Hyperhidrosis is a medical condition characterized by excessive sweating anywhere in the body, but often occurring in the hands and feet. Although not fatal or life-threatening in any way, having suffered this condition in my hands and feet since birth, I know from personal experience that it is an extremely unpleasant condition to live with. In this article I will provide a basic overview of this condition and, drawing from my own experience, explain some of the hardships typically experienced by the sufferer and the means available today to address this condition.
Those who suffer hyperhidrosis of the hands tend to experience sweatiness to the point that perspiration will literally drip off their hands. The condition is typically exacerbated by heat and nervousness, although these circumstances are by no means prerequisites for the excessive sweating to occur. On occasion my hands and feet will sweat excessively, despite cool weather conditions and my relaxed mental and physical state. On a side note, if you experience excessive sweating in similar circumstances you would be well advised to visit your doctor for a potential diagnosis of the condition.
The Life Of A Hyperhidrosis Sufferer
Despite hyperhidrosis being relatively harmless to the sufferer, there are myriad reasons why one would want to seek ways of addressing the condition, in the hopes of at the very least mitigating its excessiveness. Aside from the obvious social awkwardness which arises from the condition (shaking peoples’ hands, holding hands with one’s partner), there are numerous practical inconveniences to deal with as well. As anyone who suffers from hyperhidrosis of the hands will know, handling documents can be an absolute nightmare and if precautions aren’t taken, documents actually tend to get wet and torn to the point of being completely ruined!
Having suffered all my life from hyperhidrosis, I naturally accumulated various methods here and there to either reduce my sweat levels or to protect whatever it was I was handling from literally being destroyed by sweat. My earliest memories of devising techniques for sweat damage prevention date all the way back to the 90′s, when as a kid playing video games with my friends I would have to wear socks over my hands to prevent damage to the controllers (true story). Eventually I got a little more savvy and upgraded to surgical gloves, which I was able to purchase at my local pharmacy for almost nothing.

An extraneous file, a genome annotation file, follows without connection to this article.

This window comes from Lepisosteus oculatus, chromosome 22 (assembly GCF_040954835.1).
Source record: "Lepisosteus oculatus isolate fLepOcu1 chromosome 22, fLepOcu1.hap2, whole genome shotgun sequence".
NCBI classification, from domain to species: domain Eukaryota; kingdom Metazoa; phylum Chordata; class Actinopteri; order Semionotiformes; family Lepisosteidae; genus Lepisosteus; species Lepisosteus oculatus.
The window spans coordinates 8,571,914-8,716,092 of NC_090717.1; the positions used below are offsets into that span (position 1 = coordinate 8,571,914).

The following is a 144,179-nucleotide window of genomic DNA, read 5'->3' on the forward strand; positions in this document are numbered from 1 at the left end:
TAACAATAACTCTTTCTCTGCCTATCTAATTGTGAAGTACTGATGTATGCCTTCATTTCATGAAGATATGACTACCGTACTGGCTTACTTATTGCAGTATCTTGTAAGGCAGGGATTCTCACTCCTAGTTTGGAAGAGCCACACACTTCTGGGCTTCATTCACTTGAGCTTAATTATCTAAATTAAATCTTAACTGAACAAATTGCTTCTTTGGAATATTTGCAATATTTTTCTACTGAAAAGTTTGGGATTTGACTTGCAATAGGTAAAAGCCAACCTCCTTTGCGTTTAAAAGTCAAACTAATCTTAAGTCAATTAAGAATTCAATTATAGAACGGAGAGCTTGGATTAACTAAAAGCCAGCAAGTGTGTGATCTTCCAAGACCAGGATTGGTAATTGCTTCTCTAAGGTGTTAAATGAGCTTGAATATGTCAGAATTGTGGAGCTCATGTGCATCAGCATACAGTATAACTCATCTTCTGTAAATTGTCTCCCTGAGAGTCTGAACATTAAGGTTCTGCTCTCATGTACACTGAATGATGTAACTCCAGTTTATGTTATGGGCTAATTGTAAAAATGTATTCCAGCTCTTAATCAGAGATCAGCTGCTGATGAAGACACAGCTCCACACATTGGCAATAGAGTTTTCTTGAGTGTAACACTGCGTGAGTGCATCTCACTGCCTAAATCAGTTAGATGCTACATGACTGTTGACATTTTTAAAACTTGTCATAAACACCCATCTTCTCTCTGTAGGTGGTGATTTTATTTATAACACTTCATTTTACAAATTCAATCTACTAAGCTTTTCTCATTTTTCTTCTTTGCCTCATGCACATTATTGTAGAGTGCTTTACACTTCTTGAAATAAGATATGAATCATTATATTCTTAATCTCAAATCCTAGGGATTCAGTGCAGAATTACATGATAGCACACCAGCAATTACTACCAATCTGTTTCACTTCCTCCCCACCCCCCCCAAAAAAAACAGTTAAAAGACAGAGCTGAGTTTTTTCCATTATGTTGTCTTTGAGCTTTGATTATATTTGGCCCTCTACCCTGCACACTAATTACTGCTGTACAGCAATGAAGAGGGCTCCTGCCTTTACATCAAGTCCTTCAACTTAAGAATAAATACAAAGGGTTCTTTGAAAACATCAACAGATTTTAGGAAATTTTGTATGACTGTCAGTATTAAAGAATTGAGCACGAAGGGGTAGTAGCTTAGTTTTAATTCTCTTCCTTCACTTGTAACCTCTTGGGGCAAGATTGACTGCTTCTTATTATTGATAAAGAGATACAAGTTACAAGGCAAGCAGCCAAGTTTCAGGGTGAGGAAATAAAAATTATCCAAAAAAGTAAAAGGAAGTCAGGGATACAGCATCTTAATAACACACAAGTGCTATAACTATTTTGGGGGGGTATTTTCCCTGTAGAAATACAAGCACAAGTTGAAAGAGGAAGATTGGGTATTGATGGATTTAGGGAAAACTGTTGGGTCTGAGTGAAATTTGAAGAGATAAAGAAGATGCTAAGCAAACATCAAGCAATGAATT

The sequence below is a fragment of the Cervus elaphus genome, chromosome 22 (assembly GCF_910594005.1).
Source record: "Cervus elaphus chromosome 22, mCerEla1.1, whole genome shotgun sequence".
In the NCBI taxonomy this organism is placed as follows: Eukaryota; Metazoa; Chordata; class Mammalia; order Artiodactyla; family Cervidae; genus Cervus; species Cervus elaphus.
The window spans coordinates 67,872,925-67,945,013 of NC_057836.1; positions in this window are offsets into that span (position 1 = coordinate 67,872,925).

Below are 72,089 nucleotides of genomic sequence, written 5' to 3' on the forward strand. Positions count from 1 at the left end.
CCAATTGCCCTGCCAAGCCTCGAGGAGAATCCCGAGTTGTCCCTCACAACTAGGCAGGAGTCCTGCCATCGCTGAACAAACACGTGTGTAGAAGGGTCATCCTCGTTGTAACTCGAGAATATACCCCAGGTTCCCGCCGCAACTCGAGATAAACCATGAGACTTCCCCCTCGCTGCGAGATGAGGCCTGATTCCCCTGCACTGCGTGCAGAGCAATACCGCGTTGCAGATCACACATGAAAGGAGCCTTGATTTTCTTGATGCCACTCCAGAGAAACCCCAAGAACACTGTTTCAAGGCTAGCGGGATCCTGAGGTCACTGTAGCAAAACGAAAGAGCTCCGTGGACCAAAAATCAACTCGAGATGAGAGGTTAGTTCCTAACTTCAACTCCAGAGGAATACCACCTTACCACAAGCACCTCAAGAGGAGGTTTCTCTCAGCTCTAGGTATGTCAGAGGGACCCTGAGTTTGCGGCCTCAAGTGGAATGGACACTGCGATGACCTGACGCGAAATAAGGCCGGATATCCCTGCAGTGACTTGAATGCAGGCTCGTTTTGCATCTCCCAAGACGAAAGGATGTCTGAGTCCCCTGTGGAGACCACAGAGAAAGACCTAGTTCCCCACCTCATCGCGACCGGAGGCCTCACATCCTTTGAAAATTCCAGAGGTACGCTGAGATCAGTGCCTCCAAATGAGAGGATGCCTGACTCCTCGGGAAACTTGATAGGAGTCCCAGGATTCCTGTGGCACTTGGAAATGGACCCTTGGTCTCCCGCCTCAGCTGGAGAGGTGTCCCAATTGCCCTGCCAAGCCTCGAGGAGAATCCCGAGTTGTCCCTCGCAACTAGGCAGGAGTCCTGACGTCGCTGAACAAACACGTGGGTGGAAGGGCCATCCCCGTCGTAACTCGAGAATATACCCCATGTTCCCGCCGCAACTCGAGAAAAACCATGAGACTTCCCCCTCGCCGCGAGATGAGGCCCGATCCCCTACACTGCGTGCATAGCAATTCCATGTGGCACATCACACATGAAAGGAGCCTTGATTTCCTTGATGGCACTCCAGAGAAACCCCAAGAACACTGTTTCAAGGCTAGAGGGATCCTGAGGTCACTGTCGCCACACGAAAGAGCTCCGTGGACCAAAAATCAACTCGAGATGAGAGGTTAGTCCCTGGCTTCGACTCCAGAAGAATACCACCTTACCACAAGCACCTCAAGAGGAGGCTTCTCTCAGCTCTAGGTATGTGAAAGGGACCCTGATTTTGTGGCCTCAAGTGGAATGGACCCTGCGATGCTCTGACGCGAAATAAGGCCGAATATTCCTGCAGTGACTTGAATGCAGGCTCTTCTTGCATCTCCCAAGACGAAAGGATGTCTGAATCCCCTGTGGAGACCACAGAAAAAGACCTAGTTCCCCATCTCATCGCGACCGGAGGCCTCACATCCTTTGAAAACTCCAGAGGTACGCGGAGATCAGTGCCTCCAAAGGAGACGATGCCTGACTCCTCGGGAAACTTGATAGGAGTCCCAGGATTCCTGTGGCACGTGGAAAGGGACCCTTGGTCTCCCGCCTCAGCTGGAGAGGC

As time drew on and adolescence lingered, I naturally became more concerned about my condition because now there was more at stake than destroying a video game controller. Having girls feel awkward about holding my hand was far more undesirable! Fortunately (and strangely) enough though, my girlfriends never seemed to mind about my sweaty hands, and to all those fellow sufferers out there who have concerns about how their date will react to their sweaty hands I would like to say the following: if it is a huge issue for her, she’s not the right girl for you
There are several ways in which one can seek treatment for hyperhidrosis, some of which allow the suffer to manage the condition by causing a abatement or reduction of sweat levels and there is one particular treatment that I know, more accurately described as a surgical procedure, which potentially results in absolute removal of the condition, although in some people the surgery results in curing the excessive sweat in the problem area but with a side effect of compensatory sweating in another area. For example, according to one South Africa’s top thoracic surgeons, it is quite common for people who undergo the surgical procedure to correct sweating in the hands, to experience compensatory sweating in their back (a price many sufferers are prepared to pay to correct sweating in the hands).
The surgery is quite invasive and involves cutting into the chest in order to pinch certain nerves on either side of the chest. So if you are considering the surgery, make sure you do a proper background check on the surgeon – he or she should preferably have done the procedure at least 40 times before, with say a 70-80% success rate. Anything lower than that and I would not even consider the surgery.
Another option for treating hyperhidrosis, which I often hear of people having success with (albeit, temporary success) is homeopathy. In fact I tried a fellow hyperhidrosis sufferer’s homeopathic medication the other day and I take my hat off to it because it certainly gave me some temporary relief from my sweating. While I doubt that homeopathy can cure hyperhidrosis, it does have the advantage of being completely safe. The downside is that any relief gained by the medication is temporary and so the medication has to be taken on an ongoing basis.